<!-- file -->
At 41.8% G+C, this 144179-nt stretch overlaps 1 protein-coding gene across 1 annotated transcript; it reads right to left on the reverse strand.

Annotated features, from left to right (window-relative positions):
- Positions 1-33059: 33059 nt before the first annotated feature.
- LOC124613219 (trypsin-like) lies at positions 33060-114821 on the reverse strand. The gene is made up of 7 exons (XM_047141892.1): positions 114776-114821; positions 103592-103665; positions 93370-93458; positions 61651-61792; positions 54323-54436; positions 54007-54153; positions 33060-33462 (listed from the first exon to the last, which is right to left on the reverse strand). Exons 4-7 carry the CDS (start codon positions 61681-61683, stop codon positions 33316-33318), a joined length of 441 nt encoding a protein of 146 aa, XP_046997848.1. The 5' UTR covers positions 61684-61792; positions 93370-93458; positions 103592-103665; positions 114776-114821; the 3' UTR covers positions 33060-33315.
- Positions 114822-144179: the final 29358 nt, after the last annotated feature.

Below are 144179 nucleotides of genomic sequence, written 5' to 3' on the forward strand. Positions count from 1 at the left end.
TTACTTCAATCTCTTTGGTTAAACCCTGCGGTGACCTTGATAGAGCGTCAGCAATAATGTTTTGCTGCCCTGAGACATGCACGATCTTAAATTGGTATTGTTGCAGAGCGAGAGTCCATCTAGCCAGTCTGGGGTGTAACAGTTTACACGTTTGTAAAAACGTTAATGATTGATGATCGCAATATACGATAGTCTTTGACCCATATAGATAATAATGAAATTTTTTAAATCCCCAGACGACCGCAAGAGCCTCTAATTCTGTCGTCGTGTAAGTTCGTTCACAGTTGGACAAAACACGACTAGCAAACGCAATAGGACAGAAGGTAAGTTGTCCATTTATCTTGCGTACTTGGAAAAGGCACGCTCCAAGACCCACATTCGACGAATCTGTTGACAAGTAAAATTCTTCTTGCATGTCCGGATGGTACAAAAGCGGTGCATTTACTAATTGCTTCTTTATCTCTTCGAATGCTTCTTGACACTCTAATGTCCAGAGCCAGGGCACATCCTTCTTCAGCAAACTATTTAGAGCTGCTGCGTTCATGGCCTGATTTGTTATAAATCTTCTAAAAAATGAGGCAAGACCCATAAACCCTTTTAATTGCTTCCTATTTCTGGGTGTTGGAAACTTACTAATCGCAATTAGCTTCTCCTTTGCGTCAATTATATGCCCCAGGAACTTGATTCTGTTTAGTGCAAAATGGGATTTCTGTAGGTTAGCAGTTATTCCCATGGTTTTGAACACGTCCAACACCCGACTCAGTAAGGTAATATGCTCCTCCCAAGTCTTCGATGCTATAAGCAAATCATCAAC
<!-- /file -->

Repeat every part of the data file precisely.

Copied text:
At 41.8% G+C, this 144179-nt stretch overlaps 1 protein-coding gene across 1 annotated transcript; it reads right to left on the reverse strand.

Annotated features, from left to right (window-relative positions):
- Positions 1-33059: 33059 nt before the first annotated feature.
- LOC124613219 (trypsin-like) lies at positions 33060-114821 on the reverse strand. The gene is made up of 7 exons (XM_047141892.1): positions 114776-114821; positions 103592-103665; positions 93370-93458; positions 61651-61792; positions 54323-54436; positions 54007-54153; positions 33060-33462 (listed from the first exon to the last, which is right to left on the reverse strand). Exons 4-7 carry the CDS (start codon positions 61681-61683, stop codon positions 33316-33318), a joined length of 441 nt encoding a protein of 146 aa, XP_046997848.1. The 5' UTR covers positions 61684-61792; positions 93370-93458; positions 103592-103665; positions 114776-114821; the 3' UTR covers positions 33060-33315.
- Positions 114822-144179: the final 29358 nt, after the last annotated feature.

Below are 144179 nucleotides of genomic sequence, written 5' to 3' on the forward strand. Positions count from 1 at the left end.
TTACTTCAATCTCTTTGGTTAAACCCTGCGGTGACCTTGATAGAGCGTCAGCAATAATGTTTTGCTGCCCTGAGACATGCACGATCTTAAATTGGTATTGTTGCAGAGCGAGAGTCCATCTAGCCAGTCTGGGGTGTAACAGTTTACACGTTTGTAAAAACGTTAATGATTGATGATCGCAATATACGATAGTCTTTGACCCATATAGATAATAATGAAATTTTTTAAATCCCCAGACGACCGCAAGAGCCTCTAATTCTGTCGTCGTGTAAGTTCGTTCACAGTTGGACAAAACACGACTAGCAAACGCAATAGGACAGAAGGTAAGTTGTCCATTTATCTTGCGTACTTGGAAAAGGCACGCTCCAAGACCCACATTCGACGAATCTGTTGACAAGTAAAATTCTTCTTGCATGTCCGGATGGTACAAAAGCGGTGCATTTACTAATTGCTTCTTTATCTCTTCGAATGCTTCTTGACACTCTAATGTCCAGAGCCAGGGCACATCCTTCTTCAGCAAACTATTTAGAGCTGCTGCGTTCATGGCCTGATTTGTTATAAATCTTCTAAAAAATGAGGCAAGACCCATAAACCCTTTTAATTGCTTCCTATTTCTGGGTGTTGGAAACTTACTAATCGCAATTAGCTTCTCCTTTGCGTCAATTATATGCCCCAGGAACTTGATTCTGTTTAGTGCAAAATGGGATTTCTGTAGGTTAGCAGTTATTCCCATGGTTTTGAACACGTCCAACACCCGACTCAGTAAGGTAATATGCTCCTCCCAAGTCTTCGATGCTATAAGCAAATCATCAAC